Cars proceed without a driver to a parking space in response to a command issued by smartphone, without any need for the driver to supervise the manoeuvre.
Cars proceed without a driver to a parking space in response to a command issued by smartphone, without any need for the driver to supervise the manoeuvre.
Image: Supplied

Daimler, in partnership with industrial technology company Bosch, has reached an important milestone in the continued push towards fully automated driving cars.

The two companies have obtained a first of its kind approval from authorities in the German state of Baden-Württemberg for an automated valet parking service for cars in the Mercedes-Benz Museum parking garage in Stuttgart.

Driverless parking is made possible by an intelligent multistorey car park infrastructure from Bosch in conjunction with the vehicle technology from Mercedes.

It’s an SAE level 4 autonomous technology which means no driver intervention is required by the car inside or even near the automated vehicle, resulting in the car able to self-drive to a designated parking bay and able to return to a meeting spot when requested to do so.

The feature is accessed via a smartphone app. The process relies on the interplay between intelligent parking garage infrastructure supplied by Bosch and Mercedes-Benz automotive technology. Bosch sensors in the parking garage monitor the driving corridor and its surroundings and provide the information needed to guide the vehicle.

From a safety aspect the developers have equipped the car with sensors that detect pedestrians, obstacles and other cars in its path so that it reliably comes to a halt when it encounters any.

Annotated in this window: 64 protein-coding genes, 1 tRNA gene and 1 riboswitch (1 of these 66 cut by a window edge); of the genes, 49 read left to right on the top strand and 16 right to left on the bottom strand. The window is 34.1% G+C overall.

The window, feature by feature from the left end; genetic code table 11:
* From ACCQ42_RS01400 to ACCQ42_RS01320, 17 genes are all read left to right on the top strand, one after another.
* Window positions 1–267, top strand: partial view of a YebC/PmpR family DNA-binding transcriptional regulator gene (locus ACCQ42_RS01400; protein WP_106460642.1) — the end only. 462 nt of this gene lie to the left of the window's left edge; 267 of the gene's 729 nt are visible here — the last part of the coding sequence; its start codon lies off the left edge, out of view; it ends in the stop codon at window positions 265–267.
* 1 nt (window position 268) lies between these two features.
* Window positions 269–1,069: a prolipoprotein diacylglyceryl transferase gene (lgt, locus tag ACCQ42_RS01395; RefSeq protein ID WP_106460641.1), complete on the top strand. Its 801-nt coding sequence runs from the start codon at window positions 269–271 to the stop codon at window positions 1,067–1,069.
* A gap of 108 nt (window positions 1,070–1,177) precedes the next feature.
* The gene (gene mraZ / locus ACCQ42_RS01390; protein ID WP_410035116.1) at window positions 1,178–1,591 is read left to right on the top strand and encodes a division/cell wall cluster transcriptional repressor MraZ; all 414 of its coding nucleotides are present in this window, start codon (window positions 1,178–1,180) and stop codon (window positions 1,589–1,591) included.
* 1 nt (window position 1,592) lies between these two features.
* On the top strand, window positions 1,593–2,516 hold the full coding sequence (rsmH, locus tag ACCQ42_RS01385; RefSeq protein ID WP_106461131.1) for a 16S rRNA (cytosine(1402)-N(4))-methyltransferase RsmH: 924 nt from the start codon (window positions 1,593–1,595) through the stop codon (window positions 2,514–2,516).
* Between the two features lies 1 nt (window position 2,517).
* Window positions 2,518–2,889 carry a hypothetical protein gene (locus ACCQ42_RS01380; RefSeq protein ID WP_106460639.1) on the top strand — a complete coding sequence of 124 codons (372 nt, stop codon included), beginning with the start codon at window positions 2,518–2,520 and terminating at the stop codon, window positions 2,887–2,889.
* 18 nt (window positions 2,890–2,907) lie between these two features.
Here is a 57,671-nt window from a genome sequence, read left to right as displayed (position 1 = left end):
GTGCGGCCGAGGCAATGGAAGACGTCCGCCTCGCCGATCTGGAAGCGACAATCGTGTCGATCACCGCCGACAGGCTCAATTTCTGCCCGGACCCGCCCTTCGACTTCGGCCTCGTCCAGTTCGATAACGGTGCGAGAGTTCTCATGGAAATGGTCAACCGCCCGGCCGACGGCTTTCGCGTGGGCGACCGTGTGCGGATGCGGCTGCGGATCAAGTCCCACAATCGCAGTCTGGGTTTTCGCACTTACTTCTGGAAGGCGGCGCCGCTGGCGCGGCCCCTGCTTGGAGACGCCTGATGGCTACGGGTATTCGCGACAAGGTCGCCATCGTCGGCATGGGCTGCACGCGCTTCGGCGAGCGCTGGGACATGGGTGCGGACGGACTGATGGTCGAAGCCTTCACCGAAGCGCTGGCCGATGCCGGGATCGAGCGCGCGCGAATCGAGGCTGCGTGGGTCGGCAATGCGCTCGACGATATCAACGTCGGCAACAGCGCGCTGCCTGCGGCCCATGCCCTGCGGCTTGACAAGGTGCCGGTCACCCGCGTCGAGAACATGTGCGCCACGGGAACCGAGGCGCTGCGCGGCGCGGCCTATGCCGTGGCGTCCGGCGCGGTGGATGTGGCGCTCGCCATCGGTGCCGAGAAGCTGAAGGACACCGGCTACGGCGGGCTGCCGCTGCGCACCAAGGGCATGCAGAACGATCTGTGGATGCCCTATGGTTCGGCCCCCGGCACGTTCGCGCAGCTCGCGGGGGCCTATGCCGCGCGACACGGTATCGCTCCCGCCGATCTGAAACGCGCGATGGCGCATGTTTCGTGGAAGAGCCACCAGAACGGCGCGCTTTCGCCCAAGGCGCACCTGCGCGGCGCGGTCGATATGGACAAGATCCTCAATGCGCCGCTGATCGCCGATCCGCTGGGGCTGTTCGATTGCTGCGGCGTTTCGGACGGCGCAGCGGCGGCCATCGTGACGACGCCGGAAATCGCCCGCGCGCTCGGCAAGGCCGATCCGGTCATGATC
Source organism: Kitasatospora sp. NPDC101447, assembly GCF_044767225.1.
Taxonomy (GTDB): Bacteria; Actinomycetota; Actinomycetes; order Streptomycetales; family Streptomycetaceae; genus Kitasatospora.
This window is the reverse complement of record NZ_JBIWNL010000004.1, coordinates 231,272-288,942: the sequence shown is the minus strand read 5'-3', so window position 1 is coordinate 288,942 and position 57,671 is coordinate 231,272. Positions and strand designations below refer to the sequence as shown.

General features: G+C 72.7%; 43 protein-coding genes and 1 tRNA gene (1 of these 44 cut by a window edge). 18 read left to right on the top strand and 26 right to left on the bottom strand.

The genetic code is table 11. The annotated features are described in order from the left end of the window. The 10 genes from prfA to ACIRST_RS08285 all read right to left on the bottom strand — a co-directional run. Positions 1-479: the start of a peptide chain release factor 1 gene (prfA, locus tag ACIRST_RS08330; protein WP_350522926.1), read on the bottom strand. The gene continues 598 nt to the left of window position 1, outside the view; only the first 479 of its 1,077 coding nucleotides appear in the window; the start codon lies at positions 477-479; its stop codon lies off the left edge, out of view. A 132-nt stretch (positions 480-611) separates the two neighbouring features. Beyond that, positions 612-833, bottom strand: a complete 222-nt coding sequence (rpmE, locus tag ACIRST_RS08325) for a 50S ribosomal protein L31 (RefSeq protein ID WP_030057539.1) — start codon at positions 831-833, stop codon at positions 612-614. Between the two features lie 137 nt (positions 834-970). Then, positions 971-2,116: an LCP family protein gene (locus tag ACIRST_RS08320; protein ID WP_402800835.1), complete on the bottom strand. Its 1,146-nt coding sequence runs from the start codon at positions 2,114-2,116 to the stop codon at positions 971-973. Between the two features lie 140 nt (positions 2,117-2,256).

Bosch and Daimler started with intensive testing to develop fully automated driverless parking in 2015, and in 2017 their pilot solution in the Mercedes-Benz Museum parking garage in Stuttgart started in real conditions. From 2018 museum visitors could use the parking service live, accompanied by trained safety personnel, and share their experience

“Driverless driving and parking are important building blocks for tomorrow’s mobility. The automated parking system shows just how far we have already progressed along this development path,” says Markus Heyn, member of the board of management of Bosch.

“This approval from the Baden-Württemberg authorities sets a precedent for obtaining approval in the future for the parking service in parking garages around the world,” says Michael Hafner, the head of drive technologies and automated driving at Daimler.

“As a pioneer in automated driving, our project paves the way for automated valet parking to go into mass production in the future.”


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